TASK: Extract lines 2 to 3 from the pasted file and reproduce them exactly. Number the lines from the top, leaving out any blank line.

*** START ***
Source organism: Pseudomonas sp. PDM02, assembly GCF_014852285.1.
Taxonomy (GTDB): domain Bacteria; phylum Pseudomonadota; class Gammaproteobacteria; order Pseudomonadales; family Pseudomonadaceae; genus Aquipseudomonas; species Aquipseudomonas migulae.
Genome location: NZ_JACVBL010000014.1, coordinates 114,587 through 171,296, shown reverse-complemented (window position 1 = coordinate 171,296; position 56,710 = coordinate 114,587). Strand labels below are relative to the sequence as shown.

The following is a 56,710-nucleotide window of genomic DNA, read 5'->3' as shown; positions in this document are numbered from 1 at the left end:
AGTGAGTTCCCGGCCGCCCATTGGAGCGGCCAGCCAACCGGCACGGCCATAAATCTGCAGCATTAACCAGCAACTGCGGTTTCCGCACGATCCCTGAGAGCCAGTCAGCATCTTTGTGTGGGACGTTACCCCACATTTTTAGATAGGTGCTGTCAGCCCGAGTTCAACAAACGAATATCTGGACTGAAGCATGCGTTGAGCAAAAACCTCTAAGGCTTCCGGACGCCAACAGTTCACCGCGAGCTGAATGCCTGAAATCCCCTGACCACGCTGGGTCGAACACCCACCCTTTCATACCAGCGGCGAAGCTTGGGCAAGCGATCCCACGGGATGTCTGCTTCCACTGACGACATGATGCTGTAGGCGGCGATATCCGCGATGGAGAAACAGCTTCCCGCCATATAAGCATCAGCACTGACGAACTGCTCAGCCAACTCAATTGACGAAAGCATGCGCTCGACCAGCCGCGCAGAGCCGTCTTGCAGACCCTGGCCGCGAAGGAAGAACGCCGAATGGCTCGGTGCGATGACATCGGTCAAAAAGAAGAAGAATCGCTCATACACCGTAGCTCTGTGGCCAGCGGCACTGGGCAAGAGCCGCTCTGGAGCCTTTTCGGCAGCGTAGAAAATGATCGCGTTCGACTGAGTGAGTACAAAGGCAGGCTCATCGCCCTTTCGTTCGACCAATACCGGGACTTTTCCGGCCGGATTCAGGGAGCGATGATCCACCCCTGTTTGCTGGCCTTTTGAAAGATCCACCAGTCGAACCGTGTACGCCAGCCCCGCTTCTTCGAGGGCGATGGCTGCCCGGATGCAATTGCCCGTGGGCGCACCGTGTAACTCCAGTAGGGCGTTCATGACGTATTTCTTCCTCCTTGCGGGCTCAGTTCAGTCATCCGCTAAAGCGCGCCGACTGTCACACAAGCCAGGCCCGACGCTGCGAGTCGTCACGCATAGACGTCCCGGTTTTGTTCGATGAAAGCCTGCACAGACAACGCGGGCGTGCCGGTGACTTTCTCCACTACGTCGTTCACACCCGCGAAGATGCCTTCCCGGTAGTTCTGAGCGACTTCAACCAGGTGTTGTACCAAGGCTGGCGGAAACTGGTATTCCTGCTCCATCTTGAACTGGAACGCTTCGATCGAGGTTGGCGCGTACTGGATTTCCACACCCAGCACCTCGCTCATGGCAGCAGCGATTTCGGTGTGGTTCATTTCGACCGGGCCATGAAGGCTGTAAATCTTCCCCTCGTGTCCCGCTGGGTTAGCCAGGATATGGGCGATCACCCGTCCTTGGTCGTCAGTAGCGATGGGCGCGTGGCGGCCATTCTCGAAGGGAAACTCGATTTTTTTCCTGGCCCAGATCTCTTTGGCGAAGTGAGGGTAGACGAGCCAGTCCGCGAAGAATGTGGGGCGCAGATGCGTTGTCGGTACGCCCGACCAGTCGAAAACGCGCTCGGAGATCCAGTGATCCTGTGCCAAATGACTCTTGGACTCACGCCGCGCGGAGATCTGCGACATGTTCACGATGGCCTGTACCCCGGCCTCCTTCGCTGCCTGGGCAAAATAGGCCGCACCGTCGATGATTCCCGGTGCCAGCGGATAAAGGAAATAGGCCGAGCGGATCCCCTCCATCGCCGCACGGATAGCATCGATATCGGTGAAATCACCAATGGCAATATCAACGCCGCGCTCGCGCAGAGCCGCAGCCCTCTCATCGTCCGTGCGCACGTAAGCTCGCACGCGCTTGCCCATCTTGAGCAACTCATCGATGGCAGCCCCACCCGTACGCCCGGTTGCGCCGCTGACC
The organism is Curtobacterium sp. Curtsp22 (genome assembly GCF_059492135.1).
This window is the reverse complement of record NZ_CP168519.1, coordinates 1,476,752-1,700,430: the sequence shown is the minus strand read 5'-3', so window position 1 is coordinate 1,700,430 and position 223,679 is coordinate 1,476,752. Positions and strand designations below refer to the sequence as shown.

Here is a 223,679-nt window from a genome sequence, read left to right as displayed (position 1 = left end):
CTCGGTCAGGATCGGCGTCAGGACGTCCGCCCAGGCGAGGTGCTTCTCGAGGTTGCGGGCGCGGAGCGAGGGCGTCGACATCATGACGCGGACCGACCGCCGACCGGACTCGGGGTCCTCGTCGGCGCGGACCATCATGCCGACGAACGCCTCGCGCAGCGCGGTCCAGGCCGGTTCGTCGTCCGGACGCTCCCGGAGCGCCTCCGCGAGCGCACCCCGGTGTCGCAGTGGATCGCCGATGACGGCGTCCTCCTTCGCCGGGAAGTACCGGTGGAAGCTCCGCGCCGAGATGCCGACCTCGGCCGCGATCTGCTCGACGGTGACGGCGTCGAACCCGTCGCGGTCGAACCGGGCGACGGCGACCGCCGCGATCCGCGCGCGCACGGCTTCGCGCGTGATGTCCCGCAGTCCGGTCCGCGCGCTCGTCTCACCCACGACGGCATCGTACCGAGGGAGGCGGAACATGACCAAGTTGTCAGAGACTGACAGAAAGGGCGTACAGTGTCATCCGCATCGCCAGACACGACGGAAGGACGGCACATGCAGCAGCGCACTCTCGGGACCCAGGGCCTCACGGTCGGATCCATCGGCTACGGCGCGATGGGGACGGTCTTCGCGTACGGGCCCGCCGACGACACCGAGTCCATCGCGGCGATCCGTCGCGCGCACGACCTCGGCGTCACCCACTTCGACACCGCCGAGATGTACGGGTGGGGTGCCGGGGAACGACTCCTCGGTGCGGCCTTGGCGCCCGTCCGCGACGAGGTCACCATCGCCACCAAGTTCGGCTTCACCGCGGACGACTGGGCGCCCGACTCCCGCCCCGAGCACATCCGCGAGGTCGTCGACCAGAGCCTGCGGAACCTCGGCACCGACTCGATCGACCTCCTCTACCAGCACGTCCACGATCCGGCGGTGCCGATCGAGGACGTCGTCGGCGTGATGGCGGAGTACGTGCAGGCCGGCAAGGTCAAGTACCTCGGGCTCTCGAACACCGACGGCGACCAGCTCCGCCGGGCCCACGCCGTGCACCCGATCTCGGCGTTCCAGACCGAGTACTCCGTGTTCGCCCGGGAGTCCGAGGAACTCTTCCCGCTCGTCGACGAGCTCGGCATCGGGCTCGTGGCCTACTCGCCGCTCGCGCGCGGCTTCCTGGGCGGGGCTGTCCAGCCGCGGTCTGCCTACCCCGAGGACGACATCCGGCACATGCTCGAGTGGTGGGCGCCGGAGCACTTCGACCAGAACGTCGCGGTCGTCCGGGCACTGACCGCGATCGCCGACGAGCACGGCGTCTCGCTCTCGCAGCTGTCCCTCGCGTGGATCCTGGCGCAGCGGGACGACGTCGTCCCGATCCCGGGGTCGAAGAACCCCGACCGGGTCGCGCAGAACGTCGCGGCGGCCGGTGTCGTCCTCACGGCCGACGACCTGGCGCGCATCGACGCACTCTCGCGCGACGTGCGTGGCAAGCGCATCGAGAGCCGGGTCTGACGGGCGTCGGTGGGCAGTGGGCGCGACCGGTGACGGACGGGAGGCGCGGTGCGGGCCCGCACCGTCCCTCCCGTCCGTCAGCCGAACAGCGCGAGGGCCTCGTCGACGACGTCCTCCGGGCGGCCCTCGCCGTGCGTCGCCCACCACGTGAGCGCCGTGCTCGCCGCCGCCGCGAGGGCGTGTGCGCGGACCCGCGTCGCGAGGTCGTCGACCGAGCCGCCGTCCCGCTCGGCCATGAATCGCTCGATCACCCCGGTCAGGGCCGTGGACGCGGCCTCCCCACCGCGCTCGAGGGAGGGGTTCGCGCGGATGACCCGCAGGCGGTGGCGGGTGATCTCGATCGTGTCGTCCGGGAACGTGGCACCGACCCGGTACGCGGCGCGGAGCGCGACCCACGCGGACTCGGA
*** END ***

Taxonomy (GTDB): domain Bacteria; phylum Pseudomonadota; class Gammaproteobacteria; order Pseudomonadales; family Pseudomonadaceae; genus Aquipseudomonas; species Aquipseudomonas migulae.
Genome location: NZ_JACVBL010000014.1, coordinates 114,587 through 171,296, shown reverse-complemented (window position 1 = coordinate 171,296; position 56,710 = coordinate 114,587). Strand labels below are relative to the sequence as shown.